What are some of the favorite games that you grew up playing?

One of the first games I can recall playing as a child was a board game called Pollyanna, which required getting all of your pieces around the board and safely home in order to win. It is a tried-and-true format that has been used time and again since board games were created.

I credit my mother for having taught me to play Chinese checkers, which is played with marbles, and regular checkers. My mother, who was good at both of the games, tried teaching me at an early age how to be a gracious loser.

I remember having an electric football game. You would line up the player pieces on offense and defense upon a piece of metal that was painted to resemble a football field. After all the pieces were set a switch was flipped which caused all the players to begin to move. The play would continue until a defensive player touched the offensive player designated to be the "ball" carrier. The game was fun unless your player with the "ball" decided to turn around and scamper to the wrong end zone.

And of course there is Monopoly, where the objective of the game is to bankrupt everyone. I still remember playing this game frequently with my sister-in-law, Marty, whenever she and my brother, Larry, would come home for a visit.

Why all this talk about games today? Because of an incident that happened in the last week or so at the Henley hacienda that brought to mind another game that was popular when my wife, Nancy, and I were growing up.

During a recent trip to the doctor he expressed surprise when he reviewed my background information that I am not on any prescribed medication. Nothing for my Parkinson's, because they were either ineffective or left me dealing with numerous side effects, or for my higher-than-acceptable cholesterol. The only pills that I take regularly are vitamins C and D, fish oil and the occasional supplement that is recommended by my bride, who I respectfully refer to as “Doctor Mom.”

Nancy normally sets out a week's worth of vitamins for me on a saucer-sized plate, which I attempt to take one of each type every morning. As one might imagine picking up the pills can be a formidable challenge because of my hand tremors. I frequently tell myself that if I can corral my vitamins without any hitting the floor or jumping onto the kitchen counter it represents a positive omen for the day ahead. As my Parkinson's has worsened far more pills have wound up on the floor than in me, particularly on my initial attempts.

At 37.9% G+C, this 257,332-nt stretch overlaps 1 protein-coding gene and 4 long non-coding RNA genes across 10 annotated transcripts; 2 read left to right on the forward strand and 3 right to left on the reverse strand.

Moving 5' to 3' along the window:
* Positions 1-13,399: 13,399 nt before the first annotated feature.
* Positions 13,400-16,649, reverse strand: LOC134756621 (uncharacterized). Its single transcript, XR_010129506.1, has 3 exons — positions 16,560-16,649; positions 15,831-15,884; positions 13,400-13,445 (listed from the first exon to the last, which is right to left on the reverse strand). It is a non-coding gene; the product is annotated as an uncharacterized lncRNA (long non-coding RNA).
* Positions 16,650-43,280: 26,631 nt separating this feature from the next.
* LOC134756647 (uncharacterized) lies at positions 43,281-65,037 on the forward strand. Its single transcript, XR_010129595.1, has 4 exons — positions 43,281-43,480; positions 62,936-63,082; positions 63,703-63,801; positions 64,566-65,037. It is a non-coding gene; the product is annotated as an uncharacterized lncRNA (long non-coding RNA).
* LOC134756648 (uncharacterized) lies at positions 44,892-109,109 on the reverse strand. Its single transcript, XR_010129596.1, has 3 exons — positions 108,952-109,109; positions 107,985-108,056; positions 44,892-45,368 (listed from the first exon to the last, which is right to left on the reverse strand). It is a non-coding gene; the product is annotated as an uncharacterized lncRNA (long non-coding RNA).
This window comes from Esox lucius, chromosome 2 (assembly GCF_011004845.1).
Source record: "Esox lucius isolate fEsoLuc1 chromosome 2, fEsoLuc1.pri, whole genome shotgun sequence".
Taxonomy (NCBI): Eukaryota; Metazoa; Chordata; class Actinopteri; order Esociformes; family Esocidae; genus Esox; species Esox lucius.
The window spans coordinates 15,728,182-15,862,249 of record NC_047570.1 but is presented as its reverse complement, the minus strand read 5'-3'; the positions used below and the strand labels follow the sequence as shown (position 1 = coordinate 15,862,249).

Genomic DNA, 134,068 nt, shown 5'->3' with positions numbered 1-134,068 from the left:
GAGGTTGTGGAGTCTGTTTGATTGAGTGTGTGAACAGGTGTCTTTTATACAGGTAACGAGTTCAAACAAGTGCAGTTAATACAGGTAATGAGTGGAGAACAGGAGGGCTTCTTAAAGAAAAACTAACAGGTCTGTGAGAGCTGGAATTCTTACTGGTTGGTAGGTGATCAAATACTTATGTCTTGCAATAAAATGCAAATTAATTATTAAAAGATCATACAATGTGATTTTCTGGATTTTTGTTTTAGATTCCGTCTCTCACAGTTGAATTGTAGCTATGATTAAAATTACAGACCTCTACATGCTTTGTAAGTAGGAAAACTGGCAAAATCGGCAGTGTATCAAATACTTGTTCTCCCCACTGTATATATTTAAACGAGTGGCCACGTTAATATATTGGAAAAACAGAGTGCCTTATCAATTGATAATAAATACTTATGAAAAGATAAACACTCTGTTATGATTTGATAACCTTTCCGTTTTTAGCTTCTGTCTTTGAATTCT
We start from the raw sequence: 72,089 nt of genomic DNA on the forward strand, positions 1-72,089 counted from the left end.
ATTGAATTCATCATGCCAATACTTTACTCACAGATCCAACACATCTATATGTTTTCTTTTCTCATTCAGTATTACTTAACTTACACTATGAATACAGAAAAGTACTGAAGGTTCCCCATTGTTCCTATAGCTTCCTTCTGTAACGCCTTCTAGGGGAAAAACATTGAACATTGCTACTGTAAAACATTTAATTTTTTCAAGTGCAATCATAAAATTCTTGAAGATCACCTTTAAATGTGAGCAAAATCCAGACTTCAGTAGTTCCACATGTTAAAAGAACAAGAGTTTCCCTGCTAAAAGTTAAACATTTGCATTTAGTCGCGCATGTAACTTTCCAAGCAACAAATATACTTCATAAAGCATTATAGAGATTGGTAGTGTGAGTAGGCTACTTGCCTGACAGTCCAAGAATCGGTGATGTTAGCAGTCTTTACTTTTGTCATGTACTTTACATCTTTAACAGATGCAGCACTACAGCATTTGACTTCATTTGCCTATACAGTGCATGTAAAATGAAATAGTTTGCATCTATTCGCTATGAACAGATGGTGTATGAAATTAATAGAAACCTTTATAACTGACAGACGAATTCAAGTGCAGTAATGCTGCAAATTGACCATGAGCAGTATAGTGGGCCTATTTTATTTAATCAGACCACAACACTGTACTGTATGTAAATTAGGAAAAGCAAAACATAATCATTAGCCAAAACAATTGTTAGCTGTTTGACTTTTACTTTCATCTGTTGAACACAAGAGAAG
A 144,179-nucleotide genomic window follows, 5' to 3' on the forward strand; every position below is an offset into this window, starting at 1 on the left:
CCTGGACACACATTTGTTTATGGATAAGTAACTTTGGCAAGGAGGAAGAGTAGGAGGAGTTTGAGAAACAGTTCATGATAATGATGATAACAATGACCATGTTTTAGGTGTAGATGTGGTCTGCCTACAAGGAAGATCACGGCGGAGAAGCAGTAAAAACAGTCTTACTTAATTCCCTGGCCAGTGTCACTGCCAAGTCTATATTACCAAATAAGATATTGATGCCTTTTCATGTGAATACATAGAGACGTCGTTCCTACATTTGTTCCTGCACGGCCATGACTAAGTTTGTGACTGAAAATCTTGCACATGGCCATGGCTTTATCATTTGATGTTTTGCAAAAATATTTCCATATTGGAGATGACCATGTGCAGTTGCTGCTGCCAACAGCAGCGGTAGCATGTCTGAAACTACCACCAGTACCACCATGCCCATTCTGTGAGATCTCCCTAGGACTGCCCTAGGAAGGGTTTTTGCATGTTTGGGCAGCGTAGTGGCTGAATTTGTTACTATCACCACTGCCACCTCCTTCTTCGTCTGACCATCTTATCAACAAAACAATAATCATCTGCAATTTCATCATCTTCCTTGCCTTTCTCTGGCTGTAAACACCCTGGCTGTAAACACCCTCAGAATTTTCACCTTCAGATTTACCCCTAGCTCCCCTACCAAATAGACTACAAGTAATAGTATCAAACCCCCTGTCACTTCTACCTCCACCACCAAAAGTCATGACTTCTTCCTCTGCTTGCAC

One day last week was especially troubling as not only did one vitamin wind up on the floor, another landed on the latch to the dishwasher door.

After successfully retrieving the pill on the floor I then decided to take a stab at picking up the pill sitting on the latch. As I attempted to get my fingers on the small vitamin D capsule, I wound up moving it instead. Rather than fall into the dishwasher I managed to scoot the pill along until it encountered a small opening located next to the latch, which it slipped into.

More than a little embarrassed, I sought out my bride who was just waking up and sheepishly explained what had occurred.

Only a few minutes had passed when Nancy informed me that she had successfully removed the vitamin from the dishwasher door, using nothing more than a pair of tweezers.

As I thought of my wife's accomplishment, I was reminded of a game called Operation, in which players had to use tweezers to remove different body parts. If a player touched the side of the opening in which the body part was located a buzzer would sound and the patient's nose would flash red.

Following Nancy's successful operation it occurred to me that “Doctor Mom” is a talented surgeon, too.

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